- Using Docker and boot2docker on OSX (virtualbox)
- Install a webserver
- Docker with vagrant, web server, using docker files, linking
- CoreOS’s guide to getting started with Docker
Representational Stateful Transfer (REST) is a format of building Application Programming Interfaces (API’s). These expose readable and/or writable data through a standard interface. In the world of infrastructure the function of CLI’s are moving towards API’s. More practically, it means there is a HTTP/S interface for reading data or making changes via methods like GET, PUT, and DELETE. More here.
Configuration management tools are used to manage servers and configuration of those servers. Configuration management is starting to expand past linux servers (primary use case) into network and infrastructure devices. Many include frameworks, agents, and verified configurations for managing different types of applications and devices. This allows management to scale, become predictable, and make changes with reliability. In this list are Puppet, Chef, and Ansible.
Puppet is one of the leading configuration management tools. There are two puppet distributions – open source and Puppet Enterprise (PE). Depending on your requirements you’ll want to choose the right version. Difference in features here. If you don’t know or don’t care, just start with open source puppet.
- Open the zip of the learning VM, there is a quest guide inside
- Standalone Puppet using Vagrant
Chef is one of the leading configuration management tools. It uses Ruby as a configuration language, so it’s flexible and powerful, but requires a bit of Ruby knowledge.
Learn with a provided VM:
Ansible is another configuration management tool, and has capabilities to run without any agents on clients. This makes it attractive to get started faster or for systems like infrastructure where agents can be difficult.
Git + GitHub
Git is a Version Control System (VCS) and is a way to store, save, and share code (with Github). It’s important to learn for both copying and creating code. Puppet does a good job with this guide of Git for beginners. GitHub is an easy way to take a local repository and share it publically. GitHub is free for public repositories.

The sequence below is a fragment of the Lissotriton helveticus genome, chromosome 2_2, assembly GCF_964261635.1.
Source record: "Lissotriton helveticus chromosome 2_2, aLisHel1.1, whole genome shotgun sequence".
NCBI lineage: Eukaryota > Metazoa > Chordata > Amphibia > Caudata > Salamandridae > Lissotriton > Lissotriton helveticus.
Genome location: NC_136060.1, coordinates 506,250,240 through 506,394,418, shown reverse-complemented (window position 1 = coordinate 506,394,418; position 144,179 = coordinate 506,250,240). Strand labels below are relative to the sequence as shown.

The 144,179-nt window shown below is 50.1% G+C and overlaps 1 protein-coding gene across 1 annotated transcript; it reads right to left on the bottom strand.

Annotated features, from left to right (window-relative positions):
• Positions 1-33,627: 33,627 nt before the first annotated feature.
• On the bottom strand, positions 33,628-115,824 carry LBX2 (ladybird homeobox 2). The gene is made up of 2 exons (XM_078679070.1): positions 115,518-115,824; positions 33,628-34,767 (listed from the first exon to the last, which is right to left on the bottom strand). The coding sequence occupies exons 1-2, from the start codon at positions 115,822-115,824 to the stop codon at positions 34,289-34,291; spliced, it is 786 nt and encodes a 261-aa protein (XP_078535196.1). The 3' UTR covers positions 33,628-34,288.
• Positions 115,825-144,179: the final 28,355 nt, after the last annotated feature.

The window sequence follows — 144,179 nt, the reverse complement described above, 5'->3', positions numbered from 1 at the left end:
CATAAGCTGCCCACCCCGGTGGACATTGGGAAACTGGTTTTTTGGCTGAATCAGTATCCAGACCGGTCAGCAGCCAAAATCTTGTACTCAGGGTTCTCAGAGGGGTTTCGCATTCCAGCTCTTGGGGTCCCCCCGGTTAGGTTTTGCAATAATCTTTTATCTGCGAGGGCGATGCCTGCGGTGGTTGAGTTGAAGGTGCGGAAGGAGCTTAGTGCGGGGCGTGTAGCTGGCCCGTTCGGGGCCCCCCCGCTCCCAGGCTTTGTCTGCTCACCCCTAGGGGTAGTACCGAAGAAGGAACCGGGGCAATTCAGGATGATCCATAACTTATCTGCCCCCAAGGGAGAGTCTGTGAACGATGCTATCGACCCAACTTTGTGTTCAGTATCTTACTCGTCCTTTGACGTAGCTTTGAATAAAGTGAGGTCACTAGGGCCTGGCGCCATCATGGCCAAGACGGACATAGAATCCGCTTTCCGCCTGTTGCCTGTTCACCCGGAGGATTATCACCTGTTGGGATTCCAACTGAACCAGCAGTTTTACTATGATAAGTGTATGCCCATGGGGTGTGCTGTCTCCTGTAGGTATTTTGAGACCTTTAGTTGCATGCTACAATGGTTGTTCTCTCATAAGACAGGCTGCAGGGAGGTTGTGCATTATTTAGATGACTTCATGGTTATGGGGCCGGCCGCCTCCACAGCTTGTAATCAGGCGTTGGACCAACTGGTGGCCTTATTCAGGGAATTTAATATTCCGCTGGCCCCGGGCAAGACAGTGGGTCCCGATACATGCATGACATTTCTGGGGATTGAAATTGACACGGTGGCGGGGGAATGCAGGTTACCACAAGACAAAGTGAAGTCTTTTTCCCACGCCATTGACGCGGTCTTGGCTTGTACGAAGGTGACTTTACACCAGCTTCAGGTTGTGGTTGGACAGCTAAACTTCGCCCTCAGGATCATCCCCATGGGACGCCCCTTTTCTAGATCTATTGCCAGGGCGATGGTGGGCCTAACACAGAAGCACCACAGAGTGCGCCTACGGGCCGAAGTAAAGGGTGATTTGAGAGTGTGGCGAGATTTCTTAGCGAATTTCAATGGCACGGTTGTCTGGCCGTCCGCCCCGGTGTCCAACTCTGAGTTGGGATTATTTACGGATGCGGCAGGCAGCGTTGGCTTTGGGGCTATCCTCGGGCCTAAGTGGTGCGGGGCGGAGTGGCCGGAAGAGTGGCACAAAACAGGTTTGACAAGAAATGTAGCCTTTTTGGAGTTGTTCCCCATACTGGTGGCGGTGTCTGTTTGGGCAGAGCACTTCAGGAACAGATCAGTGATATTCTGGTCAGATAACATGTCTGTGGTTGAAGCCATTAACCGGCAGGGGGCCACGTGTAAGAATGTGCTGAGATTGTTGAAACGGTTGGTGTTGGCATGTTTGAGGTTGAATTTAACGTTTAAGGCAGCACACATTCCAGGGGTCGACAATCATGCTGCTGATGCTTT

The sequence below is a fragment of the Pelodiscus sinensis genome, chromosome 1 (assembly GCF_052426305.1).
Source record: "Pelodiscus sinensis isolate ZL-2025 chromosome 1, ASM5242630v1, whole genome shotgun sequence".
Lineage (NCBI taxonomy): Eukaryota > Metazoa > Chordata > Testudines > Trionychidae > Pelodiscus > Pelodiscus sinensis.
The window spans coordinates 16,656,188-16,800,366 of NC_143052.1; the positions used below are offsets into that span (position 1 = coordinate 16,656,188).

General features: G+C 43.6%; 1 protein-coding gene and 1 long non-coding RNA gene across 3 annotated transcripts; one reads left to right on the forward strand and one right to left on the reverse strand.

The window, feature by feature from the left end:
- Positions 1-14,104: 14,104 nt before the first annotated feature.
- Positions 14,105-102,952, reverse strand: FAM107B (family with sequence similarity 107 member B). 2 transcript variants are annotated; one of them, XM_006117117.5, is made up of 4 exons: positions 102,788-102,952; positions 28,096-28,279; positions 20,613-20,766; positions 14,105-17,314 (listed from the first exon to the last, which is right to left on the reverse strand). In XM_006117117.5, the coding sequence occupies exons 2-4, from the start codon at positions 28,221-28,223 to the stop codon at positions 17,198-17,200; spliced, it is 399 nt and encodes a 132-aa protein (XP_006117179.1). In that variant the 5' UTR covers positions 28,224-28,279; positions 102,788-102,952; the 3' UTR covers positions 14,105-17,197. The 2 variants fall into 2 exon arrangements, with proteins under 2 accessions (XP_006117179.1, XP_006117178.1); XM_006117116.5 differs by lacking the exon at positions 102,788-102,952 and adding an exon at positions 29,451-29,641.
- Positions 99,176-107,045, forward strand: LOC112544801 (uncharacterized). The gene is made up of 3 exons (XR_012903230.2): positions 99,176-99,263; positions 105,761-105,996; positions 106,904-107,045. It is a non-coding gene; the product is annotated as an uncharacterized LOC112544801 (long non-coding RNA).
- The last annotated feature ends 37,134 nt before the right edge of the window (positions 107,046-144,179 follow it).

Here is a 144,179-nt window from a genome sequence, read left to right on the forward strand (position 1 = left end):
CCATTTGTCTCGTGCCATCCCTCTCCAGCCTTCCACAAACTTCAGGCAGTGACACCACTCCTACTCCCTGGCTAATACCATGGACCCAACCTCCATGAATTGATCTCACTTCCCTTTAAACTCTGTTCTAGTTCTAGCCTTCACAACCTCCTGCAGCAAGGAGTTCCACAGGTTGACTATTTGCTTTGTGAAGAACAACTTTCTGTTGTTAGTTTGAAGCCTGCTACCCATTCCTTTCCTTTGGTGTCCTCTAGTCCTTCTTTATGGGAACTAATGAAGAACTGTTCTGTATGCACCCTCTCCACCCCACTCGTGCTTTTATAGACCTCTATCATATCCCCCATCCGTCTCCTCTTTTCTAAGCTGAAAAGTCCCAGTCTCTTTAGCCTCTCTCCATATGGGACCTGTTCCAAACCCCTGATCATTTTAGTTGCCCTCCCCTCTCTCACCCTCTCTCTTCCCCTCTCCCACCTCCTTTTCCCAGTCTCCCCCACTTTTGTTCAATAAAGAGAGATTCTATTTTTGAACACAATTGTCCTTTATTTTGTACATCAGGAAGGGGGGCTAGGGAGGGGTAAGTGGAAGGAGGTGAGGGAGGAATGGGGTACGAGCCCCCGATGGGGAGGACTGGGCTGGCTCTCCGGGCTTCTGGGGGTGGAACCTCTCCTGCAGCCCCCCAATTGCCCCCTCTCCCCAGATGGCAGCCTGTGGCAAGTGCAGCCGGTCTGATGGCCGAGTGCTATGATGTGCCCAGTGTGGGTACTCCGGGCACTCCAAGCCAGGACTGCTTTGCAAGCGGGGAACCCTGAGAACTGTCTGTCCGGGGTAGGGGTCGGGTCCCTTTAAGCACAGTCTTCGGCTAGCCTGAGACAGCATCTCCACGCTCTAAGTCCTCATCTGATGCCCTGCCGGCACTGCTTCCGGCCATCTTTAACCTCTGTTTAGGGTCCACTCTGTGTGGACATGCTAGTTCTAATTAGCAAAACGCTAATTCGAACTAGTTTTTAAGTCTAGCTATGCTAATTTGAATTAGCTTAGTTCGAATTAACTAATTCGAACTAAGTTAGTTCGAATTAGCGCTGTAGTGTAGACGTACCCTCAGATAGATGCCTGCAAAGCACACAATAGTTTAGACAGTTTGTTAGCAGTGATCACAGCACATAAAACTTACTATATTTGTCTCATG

Openstack is an open project to create cloud infrastructure. Here’s one explanation. There are a number of versions (Havana->Icehouse->Juno->Kilo, etc), installers (Packstack, RDO, etc), and distributions (Redhat, Mirantis, etc). DevStack is the easiest way to get started and play with OpenStack (not intended for production). Many vendors have their own scripted installations of OpenStack.
- DevStack from openstack.org
- DevStack on Virtualbox (Juno)
- Manual install for Juno on Ubuntu (long)
- Juju install for Ubuntu with Openstack
- Openstack Juno on Windows with DevStack
- Using RDO to install Openstack with Packstack (Redhat/CentOS)
Nexus 9000 Programmability
If you’re wanting to play with the Nexus 9000 NX-OS features, there’s Cisco dCloud.
- Create an account on dcloud.cisco.com. After logging in, click Home in the upper right, then on the ‘Application Centric Infrastructure’ section. There should be a Nexus programmability lab you can start and log into. (Depending on availability).
- Nexus Data Broker. Follow the same instructions above, but click on ‘Datacenter and Virtualization’ and then there’s a Nexus Data Broker lab. There are a number of other available labs on this site (UCS Director, CIMC, MATE, etc).
OpenDaylight (ODL) is an open-source SDN controller owned by the Linux Foundation. More from opendaylight.org. Versioning is done by the elemental table (Hydrogen->Helium->etc).
- Create an account on dcloud.cisco.com. After logging in, click Home in the upper right, then on the ‘Service Provider’ section. There are a few OpenDaylight labs and Cisco Open SDN Controller (COSC). COSC is Cisco’s release of ODL. (Depending on availability).
- Community labs from opendaylight.org